Altar Call – Opelika-Auburn News

Walter Albritton

April 1, 2007


I can still hear his voice thundering through Stuart Auditorium


          It was the summer after we buried our boy in May. We sought relief from our grief by taking a vacation at Lake Junaluska, North Carolina. Still a seminary student studying for the ministry, I persuaded my wife to go the week when Billy Graham was preaching.  

          Sitting under the ministry of Billy Graham for a few days would renew our faith. We admired his strong preaching. The death of our son had not broken us but our hearts were heavy. We needed a time of healing.

          Graham was as stirring as ever. The huge auditorium was packed morning and night as hundreds of people flocked to hear him. We stood in a long line one day and finally got to shake his hand. Like others we were awed by Graham’s persuasive preaching.

          However, Graham shared the pulpit with another preacher, W. E. Sangster from England. And it was Sangster whom God used that week to bring healing to my wounded heart. The man floored me from the moment he began to speak. He spoke with unusual authority, intensity, and conviction.

          Every word he spoke had the ring of truth about it. It was as if God was speaking directly to my questioning mind and answering questions I had not even asked. Never had I been more convinced that God himself was speaking to me. And I listened intently, eager to drink in what I was certain was eternal truth.

          I had many questions. Why had God, if he is love, allowed our son to die? Why had he not healed him in answer to our prayers? Why should a little child have to suffer when he had done no wrong? Why had God given him to us if he was going to take him from us before he could grow up? Was his death punishment for my own sins? Is God really “out there” and if he is, why doesn’t he say something when I beg him for help?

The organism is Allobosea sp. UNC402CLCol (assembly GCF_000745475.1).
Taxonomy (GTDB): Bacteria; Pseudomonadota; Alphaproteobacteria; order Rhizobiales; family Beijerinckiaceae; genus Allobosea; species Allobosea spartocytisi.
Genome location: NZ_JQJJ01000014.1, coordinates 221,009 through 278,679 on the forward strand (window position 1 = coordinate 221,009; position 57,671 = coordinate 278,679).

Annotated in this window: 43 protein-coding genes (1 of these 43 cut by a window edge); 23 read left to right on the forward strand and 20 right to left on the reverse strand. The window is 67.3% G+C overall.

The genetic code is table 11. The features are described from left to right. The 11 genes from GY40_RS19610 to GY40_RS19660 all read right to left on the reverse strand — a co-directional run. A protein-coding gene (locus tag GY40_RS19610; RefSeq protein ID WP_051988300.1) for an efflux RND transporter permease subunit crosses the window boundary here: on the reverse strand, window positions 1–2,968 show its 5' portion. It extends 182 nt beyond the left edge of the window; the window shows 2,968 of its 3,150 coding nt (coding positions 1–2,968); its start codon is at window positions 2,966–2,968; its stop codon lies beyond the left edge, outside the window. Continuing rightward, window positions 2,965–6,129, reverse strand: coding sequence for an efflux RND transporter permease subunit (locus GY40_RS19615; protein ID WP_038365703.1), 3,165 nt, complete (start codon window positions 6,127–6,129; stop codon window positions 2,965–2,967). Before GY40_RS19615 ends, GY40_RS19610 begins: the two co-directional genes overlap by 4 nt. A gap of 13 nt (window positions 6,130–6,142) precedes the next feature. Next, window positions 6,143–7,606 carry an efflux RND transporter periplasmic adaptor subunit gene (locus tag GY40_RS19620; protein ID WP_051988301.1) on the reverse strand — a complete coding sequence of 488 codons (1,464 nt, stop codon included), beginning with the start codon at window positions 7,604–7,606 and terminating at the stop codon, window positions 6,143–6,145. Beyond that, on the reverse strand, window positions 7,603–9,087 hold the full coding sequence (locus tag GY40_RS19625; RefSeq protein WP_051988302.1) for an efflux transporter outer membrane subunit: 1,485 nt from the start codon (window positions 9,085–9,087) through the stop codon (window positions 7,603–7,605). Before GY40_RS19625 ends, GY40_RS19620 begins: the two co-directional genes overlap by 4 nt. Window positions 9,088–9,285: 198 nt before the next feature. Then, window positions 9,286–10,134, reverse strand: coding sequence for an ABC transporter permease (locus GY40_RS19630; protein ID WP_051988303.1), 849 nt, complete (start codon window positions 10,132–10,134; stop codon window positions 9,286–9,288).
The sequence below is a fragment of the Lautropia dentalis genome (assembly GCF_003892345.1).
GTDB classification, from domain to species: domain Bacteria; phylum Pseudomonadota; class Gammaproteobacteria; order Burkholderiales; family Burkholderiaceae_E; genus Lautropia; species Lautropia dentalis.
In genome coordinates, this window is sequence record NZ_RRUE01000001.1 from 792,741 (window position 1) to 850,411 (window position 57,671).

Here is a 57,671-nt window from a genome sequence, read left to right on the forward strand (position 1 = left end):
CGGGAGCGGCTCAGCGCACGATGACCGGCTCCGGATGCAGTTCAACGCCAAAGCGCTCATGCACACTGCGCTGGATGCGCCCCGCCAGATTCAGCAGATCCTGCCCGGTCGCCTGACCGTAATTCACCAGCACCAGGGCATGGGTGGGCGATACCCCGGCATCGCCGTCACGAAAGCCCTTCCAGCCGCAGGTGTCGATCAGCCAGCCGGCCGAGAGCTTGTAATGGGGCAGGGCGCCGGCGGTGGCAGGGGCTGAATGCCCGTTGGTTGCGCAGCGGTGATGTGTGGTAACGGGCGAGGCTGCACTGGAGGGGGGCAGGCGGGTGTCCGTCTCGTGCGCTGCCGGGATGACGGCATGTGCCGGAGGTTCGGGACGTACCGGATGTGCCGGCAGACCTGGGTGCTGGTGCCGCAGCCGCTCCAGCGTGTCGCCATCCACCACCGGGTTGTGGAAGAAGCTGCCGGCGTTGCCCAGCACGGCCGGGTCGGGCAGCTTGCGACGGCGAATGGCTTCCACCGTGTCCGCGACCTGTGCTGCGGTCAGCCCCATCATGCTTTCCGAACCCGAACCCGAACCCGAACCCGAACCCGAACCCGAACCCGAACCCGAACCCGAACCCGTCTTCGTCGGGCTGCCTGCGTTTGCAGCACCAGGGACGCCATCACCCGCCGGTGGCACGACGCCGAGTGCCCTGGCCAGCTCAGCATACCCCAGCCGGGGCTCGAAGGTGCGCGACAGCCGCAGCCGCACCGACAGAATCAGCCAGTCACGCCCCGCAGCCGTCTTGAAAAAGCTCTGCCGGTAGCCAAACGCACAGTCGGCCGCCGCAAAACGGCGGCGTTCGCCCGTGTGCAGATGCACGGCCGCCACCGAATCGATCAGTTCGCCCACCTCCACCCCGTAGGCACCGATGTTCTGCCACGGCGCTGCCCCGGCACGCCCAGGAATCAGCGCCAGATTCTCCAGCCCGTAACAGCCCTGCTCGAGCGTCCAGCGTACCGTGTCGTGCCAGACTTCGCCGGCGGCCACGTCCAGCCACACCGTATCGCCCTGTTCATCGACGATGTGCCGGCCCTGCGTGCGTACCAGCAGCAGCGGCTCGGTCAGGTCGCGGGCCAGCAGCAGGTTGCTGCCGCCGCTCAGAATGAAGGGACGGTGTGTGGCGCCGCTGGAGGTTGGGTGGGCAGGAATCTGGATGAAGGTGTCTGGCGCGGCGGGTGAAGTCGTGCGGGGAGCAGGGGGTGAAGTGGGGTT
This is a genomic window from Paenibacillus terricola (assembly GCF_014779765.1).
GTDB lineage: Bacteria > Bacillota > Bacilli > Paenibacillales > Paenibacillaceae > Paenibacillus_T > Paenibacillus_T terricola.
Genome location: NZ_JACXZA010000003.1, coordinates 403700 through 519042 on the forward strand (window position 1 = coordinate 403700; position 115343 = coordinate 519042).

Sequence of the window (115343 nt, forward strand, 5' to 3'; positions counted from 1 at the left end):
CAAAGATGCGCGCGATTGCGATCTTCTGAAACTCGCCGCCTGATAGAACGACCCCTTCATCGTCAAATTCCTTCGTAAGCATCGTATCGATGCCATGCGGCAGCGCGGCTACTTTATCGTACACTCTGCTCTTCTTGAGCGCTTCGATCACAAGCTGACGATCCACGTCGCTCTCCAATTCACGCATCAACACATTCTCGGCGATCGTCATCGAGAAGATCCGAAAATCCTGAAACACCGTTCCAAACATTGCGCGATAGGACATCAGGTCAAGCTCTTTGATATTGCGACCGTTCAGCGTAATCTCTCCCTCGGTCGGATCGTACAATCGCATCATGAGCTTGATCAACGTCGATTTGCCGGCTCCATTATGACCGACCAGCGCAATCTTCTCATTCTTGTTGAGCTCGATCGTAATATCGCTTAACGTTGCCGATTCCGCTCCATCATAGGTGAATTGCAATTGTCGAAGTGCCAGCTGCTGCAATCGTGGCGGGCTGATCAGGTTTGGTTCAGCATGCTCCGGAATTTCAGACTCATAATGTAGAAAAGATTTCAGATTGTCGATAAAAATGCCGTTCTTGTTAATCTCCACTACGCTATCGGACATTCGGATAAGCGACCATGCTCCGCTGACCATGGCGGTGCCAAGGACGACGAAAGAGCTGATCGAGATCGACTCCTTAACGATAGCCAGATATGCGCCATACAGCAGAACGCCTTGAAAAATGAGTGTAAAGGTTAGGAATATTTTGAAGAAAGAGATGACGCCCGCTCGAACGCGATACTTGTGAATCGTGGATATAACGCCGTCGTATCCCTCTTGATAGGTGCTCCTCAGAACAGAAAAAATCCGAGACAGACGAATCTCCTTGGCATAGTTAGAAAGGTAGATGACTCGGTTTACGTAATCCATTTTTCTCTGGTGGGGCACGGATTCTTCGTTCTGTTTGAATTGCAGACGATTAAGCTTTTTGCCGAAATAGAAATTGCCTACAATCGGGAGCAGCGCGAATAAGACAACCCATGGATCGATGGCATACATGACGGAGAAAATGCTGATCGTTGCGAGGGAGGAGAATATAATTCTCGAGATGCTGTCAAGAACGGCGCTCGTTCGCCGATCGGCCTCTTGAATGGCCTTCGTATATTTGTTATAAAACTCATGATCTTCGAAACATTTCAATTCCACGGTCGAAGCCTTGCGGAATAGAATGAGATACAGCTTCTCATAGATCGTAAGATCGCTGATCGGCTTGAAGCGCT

Finally God did reply. He was silent when David was suffering. Now, two months after our son’s burial, God spoke. He spoke through Sangster. How do I know? I know. I was there. Though it happened 50 years ago, I remember it like it was yesterday. God answered me through the voice of his servant, Sangster.

          I had felt sorry for Sangster. He would be no match for Billy Graham as a presence in the pulpit. But I was wrong. Sangster was older and wiser than Graham. And though his style was quite different, the man could preach. As the week went on, many of us realized we were listening to two of the world’s greatest preachers.

          What did I hear from God? Not what I wanted to hear, believe me. I wanted something soothing; what I got was shocking.

          Sangster said, “You must stop dealing with your problems. You must deal with God! You get nowhere by grappling with cancer or some tragedy.  You must wrestle with God for God is the sovereign God of the universe and he allows whatever happens to you. He does not will evil but he allows it. The world is not out of control; God is in control and he allows bad things to happen.”

          He went on to insist that God has a purpose in allowing tragedy even though we may never understand why he allows it. We can find peace only by accepting God’s sovereignty in our lives and believing that in all things he is always working for our good. God is not accountable to us for his actions; on the contrary, we are accountable to God for our actions and reactions. And God loves us even when he allows bad things to happen in our lives.

          As much as I was able I surrendered my stubborn, agnostic questioning to God that week. I began to rethink our son’s death in a new way, a way helped me see suffering in a new light. Slowly I tried to embrace the message God gave me through an English preacher I would never hear again. After 50 years I am still embracing his message for it is strong medicine.

          A few years later word came from England that Sangster was dying, having lost his voice to a muscular disease that was paralyzing his nervous system. The great pulpit voice would soon be silent in the grave. But before his death, he wrote a simple message to his new friend Billy Graham: “Tell people that the gospel works when a man is dying.”

          I have journeyed to Lake Junaluska many times, heard many inspiring speakers, and enjoyed the beauty of those North Carolina hills. But never have I been as deeply moved as I was that summer in 1956. On a clear day I can close my eyes and still hear the thundering voice of W. E, Sangster reverberating within the walls of Stuart Auditorium. It was a time when God spoke, and I heard him. + + + +